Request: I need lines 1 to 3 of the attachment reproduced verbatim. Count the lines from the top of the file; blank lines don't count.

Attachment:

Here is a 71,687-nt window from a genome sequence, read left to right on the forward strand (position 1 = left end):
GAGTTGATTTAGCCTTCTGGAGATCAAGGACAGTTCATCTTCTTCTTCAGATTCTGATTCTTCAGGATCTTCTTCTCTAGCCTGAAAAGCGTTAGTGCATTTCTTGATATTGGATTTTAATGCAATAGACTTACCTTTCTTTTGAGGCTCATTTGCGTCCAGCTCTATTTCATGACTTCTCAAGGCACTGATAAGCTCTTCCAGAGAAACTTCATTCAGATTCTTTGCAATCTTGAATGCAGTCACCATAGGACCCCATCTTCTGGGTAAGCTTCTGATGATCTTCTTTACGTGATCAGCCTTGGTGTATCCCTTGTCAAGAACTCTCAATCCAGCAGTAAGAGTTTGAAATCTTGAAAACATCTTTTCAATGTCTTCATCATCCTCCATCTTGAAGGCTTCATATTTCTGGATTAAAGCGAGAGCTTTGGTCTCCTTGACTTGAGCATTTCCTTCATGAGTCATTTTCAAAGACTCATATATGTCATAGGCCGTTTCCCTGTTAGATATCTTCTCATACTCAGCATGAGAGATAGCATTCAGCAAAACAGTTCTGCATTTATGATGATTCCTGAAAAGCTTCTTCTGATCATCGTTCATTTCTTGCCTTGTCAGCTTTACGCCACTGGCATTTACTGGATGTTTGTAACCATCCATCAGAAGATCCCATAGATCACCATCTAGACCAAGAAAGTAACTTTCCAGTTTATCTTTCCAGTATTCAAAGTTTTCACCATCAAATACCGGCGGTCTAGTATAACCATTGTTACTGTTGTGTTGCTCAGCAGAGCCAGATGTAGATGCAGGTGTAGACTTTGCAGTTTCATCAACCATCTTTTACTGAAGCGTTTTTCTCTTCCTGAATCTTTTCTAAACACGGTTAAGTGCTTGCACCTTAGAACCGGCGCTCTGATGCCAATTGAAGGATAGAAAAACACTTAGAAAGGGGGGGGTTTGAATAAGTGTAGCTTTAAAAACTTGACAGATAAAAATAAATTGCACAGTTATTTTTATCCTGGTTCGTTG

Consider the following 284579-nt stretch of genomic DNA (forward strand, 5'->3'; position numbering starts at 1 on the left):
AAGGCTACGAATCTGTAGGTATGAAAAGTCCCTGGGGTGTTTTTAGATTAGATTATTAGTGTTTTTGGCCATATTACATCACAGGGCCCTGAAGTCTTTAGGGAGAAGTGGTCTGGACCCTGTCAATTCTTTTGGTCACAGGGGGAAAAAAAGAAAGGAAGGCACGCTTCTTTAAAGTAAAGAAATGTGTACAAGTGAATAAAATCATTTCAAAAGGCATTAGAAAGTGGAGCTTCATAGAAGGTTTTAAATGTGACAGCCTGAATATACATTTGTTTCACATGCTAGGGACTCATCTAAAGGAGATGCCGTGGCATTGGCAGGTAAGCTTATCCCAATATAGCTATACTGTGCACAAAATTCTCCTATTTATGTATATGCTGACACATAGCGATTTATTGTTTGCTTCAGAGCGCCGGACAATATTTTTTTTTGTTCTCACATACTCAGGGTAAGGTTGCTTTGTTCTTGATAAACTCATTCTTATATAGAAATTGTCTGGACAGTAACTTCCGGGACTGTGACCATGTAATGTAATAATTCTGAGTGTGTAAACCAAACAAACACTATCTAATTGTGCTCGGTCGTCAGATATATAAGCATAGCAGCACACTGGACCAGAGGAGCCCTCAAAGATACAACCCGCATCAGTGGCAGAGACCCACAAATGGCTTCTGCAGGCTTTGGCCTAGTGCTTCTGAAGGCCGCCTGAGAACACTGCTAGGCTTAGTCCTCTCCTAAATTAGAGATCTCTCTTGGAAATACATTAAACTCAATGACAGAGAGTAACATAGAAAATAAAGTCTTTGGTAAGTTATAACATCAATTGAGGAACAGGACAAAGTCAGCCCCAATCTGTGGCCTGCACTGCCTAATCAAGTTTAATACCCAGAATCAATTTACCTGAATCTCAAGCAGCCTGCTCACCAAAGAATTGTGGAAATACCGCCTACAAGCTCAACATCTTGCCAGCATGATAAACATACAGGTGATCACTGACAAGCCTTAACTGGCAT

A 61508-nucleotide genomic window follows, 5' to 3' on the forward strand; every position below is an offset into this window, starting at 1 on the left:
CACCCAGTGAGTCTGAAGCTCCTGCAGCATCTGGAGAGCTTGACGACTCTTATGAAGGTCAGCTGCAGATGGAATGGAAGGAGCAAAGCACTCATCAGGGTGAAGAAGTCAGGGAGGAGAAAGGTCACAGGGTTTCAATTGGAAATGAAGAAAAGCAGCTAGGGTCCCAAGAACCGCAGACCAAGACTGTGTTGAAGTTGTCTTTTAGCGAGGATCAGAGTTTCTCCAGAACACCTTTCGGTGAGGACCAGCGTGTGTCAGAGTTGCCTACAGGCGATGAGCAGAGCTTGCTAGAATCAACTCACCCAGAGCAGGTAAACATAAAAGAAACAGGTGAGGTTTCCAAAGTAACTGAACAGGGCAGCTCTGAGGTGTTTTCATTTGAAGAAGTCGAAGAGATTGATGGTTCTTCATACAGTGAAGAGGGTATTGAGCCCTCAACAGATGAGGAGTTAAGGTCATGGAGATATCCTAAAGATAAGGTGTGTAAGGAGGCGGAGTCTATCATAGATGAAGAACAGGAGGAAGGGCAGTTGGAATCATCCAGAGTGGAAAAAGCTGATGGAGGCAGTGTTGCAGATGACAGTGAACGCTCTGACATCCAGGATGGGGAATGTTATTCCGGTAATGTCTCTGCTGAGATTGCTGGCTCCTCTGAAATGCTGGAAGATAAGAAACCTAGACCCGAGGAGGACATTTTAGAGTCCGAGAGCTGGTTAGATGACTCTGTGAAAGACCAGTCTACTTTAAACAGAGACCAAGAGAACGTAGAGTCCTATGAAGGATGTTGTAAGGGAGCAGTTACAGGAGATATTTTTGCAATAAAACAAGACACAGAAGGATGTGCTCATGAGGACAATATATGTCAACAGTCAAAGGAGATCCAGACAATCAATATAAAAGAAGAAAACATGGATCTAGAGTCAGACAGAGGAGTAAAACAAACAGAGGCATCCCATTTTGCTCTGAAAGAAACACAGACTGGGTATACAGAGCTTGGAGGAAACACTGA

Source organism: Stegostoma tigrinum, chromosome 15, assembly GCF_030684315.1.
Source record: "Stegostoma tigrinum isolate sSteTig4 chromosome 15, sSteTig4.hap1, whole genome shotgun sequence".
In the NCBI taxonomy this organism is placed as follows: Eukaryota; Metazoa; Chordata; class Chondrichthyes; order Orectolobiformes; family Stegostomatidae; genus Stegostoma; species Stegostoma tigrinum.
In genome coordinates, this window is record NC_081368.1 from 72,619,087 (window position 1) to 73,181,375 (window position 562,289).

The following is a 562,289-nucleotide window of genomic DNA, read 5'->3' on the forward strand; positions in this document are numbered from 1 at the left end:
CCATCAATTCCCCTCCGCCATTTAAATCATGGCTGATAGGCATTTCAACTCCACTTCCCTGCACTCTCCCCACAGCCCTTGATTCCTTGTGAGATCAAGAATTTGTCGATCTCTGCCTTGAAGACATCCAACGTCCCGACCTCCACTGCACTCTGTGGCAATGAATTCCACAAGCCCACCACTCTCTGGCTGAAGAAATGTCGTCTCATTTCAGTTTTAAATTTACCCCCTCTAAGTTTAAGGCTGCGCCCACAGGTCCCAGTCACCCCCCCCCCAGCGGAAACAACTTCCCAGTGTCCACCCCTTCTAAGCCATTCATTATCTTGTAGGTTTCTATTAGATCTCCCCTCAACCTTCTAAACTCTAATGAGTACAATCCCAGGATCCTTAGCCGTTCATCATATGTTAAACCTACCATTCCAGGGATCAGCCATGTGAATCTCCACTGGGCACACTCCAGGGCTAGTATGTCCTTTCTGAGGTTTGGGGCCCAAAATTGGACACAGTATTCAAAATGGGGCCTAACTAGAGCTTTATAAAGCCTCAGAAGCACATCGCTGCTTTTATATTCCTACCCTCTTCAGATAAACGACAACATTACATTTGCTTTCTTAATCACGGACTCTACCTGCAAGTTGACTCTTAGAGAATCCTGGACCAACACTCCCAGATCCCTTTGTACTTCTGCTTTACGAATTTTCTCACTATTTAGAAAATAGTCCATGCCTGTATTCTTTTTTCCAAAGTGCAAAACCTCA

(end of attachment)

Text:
Here is a 71,687-nt window from a genome sequence, read left to right on the forward strand (position 1 = left end):
GAGTTGATTTAGCCTTCTGGAGATCAAGGACAGTTCATCTTCTTCTTCAGATTCTGATTCTTCAGGATCTTCTTCTCTAGCCTGAAAAGCGTTAGTGCATTTCTTGATATTGGATTTTAATGCAATAGACTTACCTTTCTTTTGAGGCTCATTTGCGTCCAGCTCTATTTCATGACTTCTCAAGGCACTGATAAGCTCTTCCAGAGAAACTTCATTCAGATTCTTTGCAATCTTGAATGCAGTCACCATAGGACCCCATCTTCTGGGTAAGCTTCTGATGATCTTCTTTACGTGATCAGCCTTGGTGTATCCCTTGTCAAGAACTCTCAATCCAGCAGTAAGAGTTTGAAATCTTGAAAACATCTTTTCAATGTCTTCATCATCCTCCATCTTGAAGGCTTCATATTTCTGGATTAAAGCGAGAGCTTTGGTCTCCTTGACTTGAGCATTTCCTTCATGAGTCATTTTCAAAGACTCATATATGTCATAGGCCGTTTCCCTGTTAGATATCTTCTCATACTCAGCATGAGAGATAGCATTCAGCAAAACAGTTCTGCATTTATGATGATTCCTGAAAAGCTTCTTCTGATCATCGTTCATTTCTTGCCTTGTCAGCTTTACGCCACTGGCATTTACTGGATGTTTGTAACCATCCATCAGAAGATCCCATAGATCACCATCTAGACCAAGAAAGTAACTTTCCAGTTTATCTTTCCAGTATTCAAAGTTTTCACCATCAAATACCGGCGGTCTAGTATAACCATTGTTACTGTTGTGTTGCTCAGCAGAGCCAGATGTAGATGCAGGTGTAGACTTTGCAGTTTCATCAACCATCTTTTACTGAAGCGTTTTTCTCTTCCTGAATCTTTTCTAAACACGGTTAAGTGCTTGCACCTTAGAACCGGCGCTCTGATGCCAATTGAAGGATAGAAAAACACTTAGAAAGGGGGGGGTTTGAATAAGTGTAGCTTTAAAAACTTGACAGATAAAAATAAATTGCACAGTTATTTTTATCCTGGTTCGTTG

Consider the following 284579-nt stretch of genomic DNA (forward strand, 5'->3'; position numbering starts at 1 on the left):